If you remember we mentioned the idea of the mundus imaginalis in Henry Corbin’s work awhile back and how it is worthwhile looking at it in an astrological context. There are other texts that we can consult which also have relevance to this theme. One such text is Friedrich Schiller’s, “On the Aesthetic Education of Man”. At the risk of being academic I would like in the next few articles to draw your attention to a few passages from this work.
The first passage is from his twelfth letter:
“Since everything that exists in time exists as a succession, the very fact of something existing at all means that everything else is excluded. When we strike a note on an instrument, only this single note, of all those it is capable of emitting, is actually realized; when man is sensible of the present, the whole infinitude of his possible determinations is confined to this single mode of being. Wherever, therefore, this drive functions exclusively, we inevitably find the highest degree of limitation. Man in this state is nothing but a unit of quantity, an occupied moment of time – or rather, he is not at all, for his Personality is suspended as long as he is ruled by sensation, and swept along by the flux of time.” [from the German/English parallel translation of E. Wilkinson and L. Willoughby, Clarendon Press, 1982 (p.79)]
This is part of his description of three different drives that may be found in human nature; the sensuous drive, the form drive and the balancing drive of play. (Stofftrieb, Formtrieb, Spieltrieb). Here the drive toward matter or sensation.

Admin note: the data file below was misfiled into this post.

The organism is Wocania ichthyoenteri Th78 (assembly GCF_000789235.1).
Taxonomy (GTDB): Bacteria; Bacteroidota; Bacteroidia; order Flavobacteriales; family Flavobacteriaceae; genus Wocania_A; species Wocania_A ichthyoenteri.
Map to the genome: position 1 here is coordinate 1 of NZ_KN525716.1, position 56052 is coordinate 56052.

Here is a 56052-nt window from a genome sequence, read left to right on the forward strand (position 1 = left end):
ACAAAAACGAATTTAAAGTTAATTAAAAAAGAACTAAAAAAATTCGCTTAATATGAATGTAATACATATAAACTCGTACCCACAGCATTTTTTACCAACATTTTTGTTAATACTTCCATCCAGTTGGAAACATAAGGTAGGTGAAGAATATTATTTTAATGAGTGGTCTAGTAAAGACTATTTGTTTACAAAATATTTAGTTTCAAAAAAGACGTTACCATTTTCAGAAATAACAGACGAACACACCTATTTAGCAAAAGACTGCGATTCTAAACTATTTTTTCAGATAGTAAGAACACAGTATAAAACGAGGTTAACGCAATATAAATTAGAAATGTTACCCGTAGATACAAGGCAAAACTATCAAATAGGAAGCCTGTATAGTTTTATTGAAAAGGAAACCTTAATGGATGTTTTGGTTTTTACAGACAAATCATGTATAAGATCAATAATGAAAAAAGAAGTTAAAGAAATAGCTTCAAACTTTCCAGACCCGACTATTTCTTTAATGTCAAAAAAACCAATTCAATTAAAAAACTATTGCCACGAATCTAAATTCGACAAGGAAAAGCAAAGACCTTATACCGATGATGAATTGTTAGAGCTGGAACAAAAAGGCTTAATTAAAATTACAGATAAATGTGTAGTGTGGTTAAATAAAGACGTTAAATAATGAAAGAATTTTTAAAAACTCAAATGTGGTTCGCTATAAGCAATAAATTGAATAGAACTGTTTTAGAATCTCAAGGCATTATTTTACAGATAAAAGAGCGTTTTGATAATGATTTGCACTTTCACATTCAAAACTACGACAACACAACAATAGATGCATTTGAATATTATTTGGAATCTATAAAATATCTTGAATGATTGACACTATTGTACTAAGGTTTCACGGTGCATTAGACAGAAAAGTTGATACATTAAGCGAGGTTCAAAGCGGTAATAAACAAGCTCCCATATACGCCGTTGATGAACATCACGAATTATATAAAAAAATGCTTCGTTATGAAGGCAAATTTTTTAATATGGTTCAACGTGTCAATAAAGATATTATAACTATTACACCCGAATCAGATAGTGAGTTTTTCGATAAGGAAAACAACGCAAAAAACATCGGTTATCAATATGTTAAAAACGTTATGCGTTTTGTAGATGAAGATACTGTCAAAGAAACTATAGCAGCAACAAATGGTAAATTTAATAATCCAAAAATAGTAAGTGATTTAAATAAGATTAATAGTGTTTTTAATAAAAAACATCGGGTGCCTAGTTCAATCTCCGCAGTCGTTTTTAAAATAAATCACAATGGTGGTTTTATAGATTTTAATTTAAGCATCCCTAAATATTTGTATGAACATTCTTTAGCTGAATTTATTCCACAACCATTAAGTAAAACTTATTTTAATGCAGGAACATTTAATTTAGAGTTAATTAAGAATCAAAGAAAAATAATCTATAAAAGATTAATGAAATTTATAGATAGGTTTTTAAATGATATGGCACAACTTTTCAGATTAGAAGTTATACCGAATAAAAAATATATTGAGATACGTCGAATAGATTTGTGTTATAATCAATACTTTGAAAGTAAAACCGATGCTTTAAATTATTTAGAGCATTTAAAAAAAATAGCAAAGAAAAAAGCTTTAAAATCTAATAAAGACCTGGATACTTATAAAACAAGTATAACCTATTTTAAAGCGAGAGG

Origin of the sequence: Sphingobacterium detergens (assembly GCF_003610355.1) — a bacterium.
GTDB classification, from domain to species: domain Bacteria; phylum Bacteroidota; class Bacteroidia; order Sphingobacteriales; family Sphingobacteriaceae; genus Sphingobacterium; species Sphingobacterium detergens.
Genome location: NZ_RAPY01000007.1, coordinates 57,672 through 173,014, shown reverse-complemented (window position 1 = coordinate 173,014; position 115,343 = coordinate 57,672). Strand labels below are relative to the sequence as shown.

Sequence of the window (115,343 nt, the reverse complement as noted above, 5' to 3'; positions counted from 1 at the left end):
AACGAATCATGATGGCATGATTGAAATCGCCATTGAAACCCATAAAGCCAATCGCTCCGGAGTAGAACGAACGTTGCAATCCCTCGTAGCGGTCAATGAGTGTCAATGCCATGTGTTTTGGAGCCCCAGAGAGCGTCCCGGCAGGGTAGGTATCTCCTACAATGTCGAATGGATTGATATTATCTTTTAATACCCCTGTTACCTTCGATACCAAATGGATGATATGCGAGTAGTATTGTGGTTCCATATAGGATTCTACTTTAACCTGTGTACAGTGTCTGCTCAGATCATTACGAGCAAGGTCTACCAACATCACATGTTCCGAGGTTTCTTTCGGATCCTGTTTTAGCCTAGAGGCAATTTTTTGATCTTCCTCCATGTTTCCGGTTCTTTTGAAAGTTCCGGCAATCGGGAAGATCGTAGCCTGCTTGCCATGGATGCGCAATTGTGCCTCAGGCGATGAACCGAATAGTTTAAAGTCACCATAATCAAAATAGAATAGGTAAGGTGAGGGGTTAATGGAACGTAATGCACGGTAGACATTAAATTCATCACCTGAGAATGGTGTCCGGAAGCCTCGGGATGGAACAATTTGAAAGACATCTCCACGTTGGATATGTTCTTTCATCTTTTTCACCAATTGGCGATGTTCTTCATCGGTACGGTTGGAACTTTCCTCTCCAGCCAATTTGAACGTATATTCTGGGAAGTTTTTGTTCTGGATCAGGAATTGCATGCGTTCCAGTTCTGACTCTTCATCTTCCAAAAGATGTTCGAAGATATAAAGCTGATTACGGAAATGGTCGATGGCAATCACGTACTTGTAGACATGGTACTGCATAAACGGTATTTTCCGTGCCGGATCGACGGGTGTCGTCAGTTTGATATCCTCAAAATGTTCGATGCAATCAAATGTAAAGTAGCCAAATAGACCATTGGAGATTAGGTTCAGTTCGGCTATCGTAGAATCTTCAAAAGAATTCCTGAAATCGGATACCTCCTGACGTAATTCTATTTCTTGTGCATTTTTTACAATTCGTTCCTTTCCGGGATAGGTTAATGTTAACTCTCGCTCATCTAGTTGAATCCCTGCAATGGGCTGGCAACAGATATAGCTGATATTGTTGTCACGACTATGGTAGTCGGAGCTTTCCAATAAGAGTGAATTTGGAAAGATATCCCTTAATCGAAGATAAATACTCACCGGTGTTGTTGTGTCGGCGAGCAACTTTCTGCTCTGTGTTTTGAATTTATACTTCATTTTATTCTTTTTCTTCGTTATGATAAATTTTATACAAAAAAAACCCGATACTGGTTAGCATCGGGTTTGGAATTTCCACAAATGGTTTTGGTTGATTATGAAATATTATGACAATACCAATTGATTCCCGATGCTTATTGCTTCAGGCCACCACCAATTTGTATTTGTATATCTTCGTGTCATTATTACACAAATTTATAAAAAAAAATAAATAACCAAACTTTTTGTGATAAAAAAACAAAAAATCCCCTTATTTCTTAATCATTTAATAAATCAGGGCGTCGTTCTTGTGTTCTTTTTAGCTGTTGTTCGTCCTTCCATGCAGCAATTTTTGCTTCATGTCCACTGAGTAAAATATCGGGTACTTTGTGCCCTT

We have a very perceptive description of how man is embedded in time. A theme also central to astrology. Looked at closely we find that the perceptual reality, the actual looking at the heavens is so exclusive and so limited that it is not accessible to interpretation, partly because we are physiologically only able to focus on one star or planet at a given moment! The chart we may look at; whether horary, natal or mundane, is merely a quantitative description of sensible experience transposed to glyphs and numbers, nothing more. It is one moment of time conserved on paper, much like a concert conserved in a folio and as such utterly meaningless. Some other human activity is required to give it meaning! We’ll explore this soon.
There is another aspect to this and that is what truly is the astrologer’s sensible reality? What “substance” does he manipulate or seemingly manipulate? We could say that this is time. Time is movement and if the astrologer forgets this he has closed one of the major portals of understanding. This is perhaps why in the astrological tradition the application and separation of planets to one another is so important and why transits, a modern preoccupation, are generally neglected. Why? A transit, although the name implies movement, is a quantification and not the movement itself. It really isn’t important whether Saturn is transiting your natal Sun. You are not going to die and you might not experience any unpleasantness at all! (and don’t bother about hearsay or statistics, a Venus transit or any other planet might statistically give the same result or lack of result). What you might want to do instead is consider whether that Saturn applying square to the Sun in your natal chart is far more significant.